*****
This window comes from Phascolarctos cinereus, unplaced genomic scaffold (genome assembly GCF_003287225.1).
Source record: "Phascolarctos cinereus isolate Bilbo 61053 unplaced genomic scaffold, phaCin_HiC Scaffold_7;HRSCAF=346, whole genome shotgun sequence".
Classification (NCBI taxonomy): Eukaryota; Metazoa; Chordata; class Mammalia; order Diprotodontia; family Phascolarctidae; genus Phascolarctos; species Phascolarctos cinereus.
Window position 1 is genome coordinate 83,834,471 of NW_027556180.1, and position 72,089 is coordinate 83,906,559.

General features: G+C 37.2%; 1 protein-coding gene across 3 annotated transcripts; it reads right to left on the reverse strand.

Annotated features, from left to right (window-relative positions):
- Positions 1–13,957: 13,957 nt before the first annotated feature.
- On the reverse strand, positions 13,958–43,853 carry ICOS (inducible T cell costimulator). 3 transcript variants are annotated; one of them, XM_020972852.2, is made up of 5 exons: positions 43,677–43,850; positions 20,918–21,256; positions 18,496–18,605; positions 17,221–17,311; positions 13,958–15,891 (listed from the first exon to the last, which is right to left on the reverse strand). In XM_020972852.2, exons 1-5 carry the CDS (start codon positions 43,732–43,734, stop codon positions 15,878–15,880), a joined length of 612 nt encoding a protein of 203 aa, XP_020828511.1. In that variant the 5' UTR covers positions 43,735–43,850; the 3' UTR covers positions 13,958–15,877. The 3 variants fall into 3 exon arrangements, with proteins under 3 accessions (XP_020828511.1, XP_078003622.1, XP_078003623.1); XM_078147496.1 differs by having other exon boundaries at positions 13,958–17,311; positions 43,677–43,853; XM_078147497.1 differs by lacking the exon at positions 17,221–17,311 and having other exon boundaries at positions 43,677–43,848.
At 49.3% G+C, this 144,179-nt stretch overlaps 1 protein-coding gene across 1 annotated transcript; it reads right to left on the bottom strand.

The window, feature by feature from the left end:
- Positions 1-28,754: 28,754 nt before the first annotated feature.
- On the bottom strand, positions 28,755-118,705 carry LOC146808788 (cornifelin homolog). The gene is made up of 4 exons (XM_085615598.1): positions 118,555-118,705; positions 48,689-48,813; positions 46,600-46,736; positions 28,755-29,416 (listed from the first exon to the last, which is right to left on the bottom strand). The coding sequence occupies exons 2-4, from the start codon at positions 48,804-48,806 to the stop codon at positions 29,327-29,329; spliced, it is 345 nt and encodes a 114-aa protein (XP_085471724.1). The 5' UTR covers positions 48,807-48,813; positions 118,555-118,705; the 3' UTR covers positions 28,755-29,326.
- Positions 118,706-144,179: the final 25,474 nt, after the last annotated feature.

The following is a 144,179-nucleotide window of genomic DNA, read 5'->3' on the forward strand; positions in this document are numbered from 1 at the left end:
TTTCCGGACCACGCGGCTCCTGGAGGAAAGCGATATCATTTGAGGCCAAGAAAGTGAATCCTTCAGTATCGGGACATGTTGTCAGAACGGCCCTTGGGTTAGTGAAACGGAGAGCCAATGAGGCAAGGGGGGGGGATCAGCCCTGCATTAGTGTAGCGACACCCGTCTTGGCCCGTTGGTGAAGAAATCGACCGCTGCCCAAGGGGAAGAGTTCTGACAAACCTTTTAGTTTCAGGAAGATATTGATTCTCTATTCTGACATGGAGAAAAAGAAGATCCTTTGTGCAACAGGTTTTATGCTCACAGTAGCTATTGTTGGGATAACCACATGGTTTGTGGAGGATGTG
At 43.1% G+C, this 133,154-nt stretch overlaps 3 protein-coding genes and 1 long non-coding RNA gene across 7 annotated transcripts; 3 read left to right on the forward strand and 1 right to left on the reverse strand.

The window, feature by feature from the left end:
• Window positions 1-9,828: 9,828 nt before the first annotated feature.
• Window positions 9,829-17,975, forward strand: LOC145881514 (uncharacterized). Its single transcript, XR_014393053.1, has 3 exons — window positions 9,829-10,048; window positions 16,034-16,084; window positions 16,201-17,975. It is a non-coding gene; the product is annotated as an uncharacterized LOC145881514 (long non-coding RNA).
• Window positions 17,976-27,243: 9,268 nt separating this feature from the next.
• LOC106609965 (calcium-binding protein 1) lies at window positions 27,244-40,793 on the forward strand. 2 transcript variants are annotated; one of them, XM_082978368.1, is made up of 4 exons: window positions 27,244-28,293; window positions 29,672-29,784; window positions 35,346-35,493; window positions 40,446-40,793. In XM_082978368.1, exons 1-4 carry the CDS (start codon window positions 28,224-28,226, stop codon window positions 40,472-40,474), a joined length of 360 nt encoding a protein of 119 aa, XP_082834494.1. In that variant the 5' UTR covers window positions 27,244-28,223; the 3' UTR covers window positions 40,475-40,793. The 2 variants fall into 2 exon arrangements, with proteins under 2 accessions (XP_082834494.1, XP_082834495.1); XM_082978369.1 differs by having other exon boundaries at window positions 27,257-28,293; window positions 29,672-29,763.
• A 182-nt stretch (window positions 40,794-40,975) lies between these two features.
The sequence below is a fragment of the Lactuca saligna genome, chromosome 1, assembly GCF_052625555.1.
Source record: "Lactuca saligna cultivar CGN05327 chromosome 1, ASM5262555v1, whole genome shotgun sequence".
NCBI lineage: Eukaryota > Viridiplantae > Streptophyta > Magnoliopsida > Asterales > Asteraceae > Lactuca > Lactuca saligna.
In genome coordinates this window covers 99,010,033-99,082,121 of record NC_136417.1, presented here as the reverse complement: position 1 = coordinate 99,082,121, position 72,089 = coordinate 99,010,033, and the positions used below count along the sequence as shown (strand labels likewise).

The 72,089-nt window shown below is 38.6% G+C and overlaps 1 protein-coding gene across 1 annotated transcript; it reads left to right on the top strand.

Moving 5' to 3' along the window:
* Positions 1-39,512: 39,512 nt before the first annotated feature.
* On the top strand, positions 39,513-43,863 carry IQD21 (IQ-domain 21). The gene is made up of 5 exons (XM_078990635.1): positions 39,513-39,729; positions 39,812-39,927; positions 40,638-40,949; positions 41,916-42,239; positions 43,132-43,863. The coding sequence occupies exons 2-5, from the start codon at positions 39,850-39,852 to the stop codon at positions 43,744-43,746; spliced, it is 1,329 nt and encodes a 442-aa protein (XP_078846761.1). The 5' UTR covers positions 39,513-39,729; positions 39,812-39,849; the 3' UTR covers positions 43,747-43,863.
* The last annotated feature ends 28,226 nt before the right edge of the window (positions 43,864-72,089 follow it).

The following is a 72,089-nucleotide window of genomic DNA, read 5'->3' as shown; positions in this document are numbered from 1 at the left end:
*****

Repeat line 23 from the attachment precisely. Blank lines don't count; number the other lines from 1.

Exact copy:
The sequence below is a fragment of the Lactuca saligna genome, chromosome 1, assembly GCF_052625555.1.